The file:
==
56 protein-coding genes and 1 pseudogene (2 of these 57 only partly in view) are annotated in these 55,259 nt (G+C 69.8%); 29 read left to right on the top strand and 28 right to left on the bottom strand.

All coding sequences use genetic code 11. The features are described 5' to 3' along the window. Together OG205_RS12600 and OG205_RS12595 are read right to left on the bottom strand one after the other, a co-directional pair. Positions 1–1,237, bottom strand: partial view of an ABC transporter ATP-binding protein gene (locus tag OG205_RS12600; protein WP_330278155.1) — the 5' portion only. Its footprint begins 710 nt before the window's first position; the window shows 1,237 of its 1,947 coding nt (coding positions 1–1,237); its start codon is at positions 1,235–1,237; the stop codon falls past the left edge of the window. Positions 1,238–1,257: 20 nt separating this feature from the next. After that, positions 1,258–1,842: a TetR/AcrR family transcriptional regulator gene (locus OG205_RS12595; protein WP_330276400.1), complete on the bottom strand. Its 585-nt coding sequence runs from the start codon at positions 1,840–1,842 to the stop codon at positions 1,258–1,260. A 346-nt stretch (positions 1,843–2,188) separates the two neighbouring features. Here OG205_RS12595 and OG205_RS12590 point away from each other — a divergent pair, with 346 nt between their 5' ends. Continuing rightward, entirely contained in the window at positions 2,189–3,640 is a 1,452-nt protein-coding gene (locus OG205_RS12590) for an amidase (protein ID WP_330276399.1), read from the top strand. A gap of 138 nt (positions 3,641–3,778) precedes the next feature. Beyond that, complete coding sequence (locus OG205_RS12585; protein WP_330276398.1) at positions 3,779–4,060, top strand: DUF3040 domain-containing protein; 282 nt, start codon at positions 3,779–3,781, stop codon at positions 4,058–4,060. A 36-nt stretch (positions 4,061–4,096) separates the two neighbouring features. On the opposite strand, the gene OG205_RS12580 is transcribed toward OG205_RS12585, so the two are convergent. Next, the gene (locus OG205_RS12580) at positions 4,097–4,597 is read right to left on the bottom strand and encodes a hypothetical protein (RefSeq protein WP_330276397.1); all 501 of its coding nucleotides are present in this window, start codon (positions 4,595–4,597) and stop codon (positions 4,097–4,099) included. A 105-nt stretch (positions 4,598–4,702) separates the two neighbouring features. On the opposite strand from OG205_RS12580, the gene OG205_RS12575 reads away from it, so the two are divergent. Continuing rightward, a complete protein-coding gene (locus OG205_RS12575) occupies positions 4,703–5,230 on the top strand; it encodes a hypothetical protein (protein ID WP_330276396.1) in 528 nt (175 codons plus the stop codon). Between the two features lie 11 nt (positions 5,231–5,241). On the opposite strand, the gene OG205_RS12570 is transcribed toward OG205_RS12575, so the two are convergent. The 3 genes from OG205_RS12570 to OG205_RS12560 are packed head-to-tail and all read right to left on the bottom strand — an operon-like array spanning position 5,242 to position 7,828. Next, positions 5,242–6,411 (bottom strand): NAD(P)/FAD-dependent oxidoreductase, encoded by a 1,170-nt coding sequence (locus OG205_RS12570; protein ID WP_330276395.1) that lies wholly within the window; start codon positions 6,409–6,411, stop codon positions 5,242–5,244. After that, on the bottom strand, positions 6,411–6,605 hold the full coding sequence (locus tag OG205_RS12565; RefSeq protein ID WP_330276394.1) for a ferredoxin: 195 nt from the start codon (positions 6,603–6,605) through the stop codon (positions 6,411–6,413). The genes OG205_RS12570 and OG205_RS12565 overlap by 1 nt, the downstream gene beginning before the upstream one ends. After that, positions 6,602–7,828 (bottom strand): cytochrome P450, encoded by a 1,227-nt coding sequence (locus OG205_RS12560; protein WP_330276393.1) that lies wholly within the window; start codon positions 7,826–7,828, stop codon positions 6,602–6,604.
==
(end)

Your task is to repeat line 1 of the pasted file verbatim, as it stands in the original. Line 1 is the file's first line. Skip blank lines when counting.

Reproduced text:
56 protein-coding genes and 1 pseudogene (2 of these 57 only partly in view) are annotated in these 55,259 nt (G+C 69.8%); 29 read left to right on the top strand and 28 right to left on the bottom strand.